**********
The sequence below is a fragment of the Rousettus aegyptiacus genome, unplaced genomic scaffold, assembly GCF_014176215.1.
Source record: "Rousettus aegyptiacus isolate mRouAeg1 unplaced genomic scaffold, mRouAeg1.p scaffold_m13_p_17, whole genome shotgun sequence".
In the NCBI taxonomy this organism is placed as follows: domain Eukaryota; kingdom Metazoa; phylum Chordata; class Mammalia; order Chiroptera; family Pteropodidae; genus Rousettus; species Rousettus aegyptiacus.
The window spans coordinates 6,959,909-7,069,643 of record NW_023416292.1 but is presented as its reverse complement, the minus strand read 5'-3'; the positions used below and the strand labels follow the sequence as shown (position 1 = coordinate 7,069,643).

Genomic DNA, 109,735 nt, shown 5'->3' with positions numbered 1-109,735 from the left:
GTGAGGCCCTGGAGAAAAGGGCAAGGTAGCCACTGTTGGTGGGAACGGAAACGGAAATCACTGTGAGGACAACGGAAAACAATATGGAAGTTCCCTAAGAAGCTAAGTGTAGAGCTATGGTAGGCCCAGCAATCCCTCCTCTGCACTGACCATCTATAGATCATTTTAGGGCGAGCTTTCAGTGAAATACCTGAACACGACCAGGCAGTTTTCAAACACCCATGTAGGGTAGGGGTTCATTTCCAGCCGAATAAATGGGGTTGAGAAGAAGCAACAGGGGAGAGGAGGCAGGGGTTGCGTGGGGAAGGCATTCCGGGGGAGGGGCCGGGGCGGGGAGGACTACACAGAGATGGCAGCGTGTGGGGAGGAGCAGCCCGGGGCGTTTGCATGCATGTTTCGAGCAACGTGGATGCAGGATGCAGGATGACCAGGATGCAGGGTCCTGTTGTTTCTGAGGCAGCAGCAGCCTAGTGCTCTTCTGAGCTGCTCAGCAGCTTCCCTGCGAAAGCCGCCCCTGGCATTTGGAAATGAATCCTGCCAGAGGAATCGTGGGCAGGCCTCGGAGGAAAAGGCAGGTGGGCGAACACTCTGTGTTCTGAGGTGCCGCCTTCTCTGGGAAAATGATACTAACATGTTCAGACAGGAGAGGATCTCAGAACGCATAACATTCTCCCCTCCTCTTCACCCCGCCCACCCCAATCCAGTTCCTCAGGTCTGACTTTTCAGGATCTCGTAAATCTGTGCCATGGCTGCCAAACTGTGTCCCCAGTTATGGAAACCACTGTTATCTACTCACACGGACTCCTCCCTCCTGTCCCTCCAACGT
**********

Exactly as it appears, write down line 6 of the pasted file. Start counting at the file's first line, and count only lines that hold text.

GTGAGGCCCTGGAGAAAAGGGCAAGGTAGCCACTGTTGGTGGGAACGGAAACGGAAATCACTGTGAGGACAACGGAAAACAATATGGAAGTTCCCTAAGAAGCTAAGTGTAGAGCTATGGTAGGCCCAGCAATCCCTCCTCTGCACTGACCATCTATAGATCATTTTAGGGCGAGCTTTCAGTGAAATACCTGAACACGACCAGGCAGTTTTCAAACACCCATGTAGGGTAGGGGTTCATTTCCAGCCGAATAAATGGGGTTGAGAAGAAGCAACAGGGGAGAGGAGGCAGGGGTTGCGTGGGGAAGGCATTCCGGGGGAGGGGCCGGGGCGGGGAGGACTACACAGAGATGGCAGCGTGTGGGGAGGAGCAGCCCGGGGCGTTTGCATGCATGTTTCGAGCAACGTGGATGCAGGATGCAGGATGACCAGGATGCAGGGTCCTGTTGTTTCTGAGGCAGCAGCAGCCTAGTGCTCTTCTGAGCTGCTCAGCAGCTTCCCTGCGAAAGCCGCCCCTGGCATTTGGAAATGAATCCTGCCAGAGGAATCGTGGGCAGGCCTCGGAGGAAAAGGCAGGTGGGCGAACACTCTGTGTTCTGAGGTGCCGCCTTCTCTGGGAAAATGATACTAACATGTTCAGACAGGAGAGGATCTCAGAACGCATAACATTCTCCCCTCCTCTTCACCCCGCCCACCCCAATCCAGTTCCTCAGGTCTGACTTTTCAGGATCTCGTAAATCTGTGCCATGGCTGCCAAACTGTGTCCCCAGTTATGGAAACCACTGTTATCTACTCACACGGACTCCTCCCTCCTGTCCCTCCAACGT